Gastroparesis is a disorder that slows down or stops food from emptying into the small intestine from the stomach, also called delayed gastric emptying. The stomach muscles that involve this process are controlled by the vagus nerve.
Causes of Gastroparesis
There isn't one specific cause of gastroparesis. In fact, most people who are diagnosed have what's called idiopathic gastroparesis, which means the physician cannot identify the exact cause. However, there seems to be a few risk factors which increase the chances of getting gastroparesis that can include:
- Injury to the vagus nerve, sometimes caused by gastric surgery
- Uncontrolled diabetes
- Multiple Sclerosis
- Parkinson's Disease
- Women are more likely to be diagnosed than men
Symptoms of Gastroparesis
Symptoms of gastroparesis may include:
- Abdominal bloating
- Loss of appetite
- Nausea and vomiting
If you are experiencing any of these symptoms, schedule and appointment today to get screened. Diagnosis can be different for everyone depending on the case. Tests include physical exams, blood tests and GI track examination. You may undergo an upper GI endoscopy, ultrasound barium X-ray, smart pill, or a variety of other tests. Consult with your physician at Niagara Falls Memorial Medical Center for further information.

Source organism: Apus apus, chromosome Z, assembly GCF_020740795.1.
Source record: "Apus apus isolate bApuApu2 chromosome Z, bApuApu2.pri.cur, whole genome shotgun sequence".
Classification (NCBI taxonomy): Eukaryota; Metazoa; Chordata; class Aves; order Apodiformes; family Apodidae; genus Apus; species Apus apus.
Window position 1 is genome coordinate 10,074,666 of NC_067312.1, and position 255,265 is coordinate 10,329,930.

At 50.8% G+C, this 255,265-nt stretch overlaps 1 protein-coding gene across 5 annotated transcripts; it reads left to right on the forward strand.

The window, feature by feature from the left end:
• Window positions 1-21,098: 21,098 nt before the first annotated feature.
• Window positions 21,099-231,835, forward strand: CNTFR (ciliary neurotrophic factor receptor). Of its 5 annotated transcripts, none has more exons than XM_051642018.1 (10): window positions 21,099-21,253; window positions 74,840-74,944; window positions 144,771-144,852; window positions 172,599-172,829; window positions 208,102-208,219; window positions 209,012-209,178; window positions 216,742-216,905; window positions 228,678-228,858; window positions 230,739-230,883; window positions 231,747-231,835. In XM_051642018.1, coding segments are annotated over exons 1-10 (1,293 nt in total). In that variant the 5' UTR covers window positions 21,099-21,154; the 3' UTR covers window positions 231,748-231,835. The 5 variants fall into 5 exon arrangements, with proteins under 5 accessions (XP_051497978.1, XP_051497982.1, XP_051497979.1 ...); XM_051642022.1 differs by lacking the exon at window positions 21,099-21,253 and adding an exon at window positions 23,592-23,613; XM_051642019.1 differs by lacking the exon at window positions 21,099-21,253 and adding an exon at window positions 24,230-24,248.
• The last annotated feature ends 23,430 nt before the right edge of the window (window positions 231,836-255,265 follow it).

Treatment for Gastroparesis
Since gastroparesis is a chronic disease, most treatments don't actually cure the disease. However, treatment is given to reduce the symptoms. Niagara Falls Memorial Medical Center just recently added Gastric Electrical Stimulation (GES) treatment for gastroparesis. Designed to provide relief to patients with Gastroparesis, GES utilizes an electrical device, the Enterra™ Therapy gastric pacemaker, to provide mild electrical stimulation to the lower stomach nerves. The mild electrical pulses, which are transmitted through a neurostimulator, encourage the stomach to contract and help to relieve nausea and vomiting. The gastric pacemaker is placed subcutaneously below the rib cage in the abdomen using minimally invasive surgical techniques. Two lead wires with electrodes are implanted into the stomach muscle wall to deliver mild electrical pulses for symptom control. These procedures will be performed by Dr. Bala Thatigotla and Dr. Vikram Vattipally.
For more information, call us at (716) 278-4000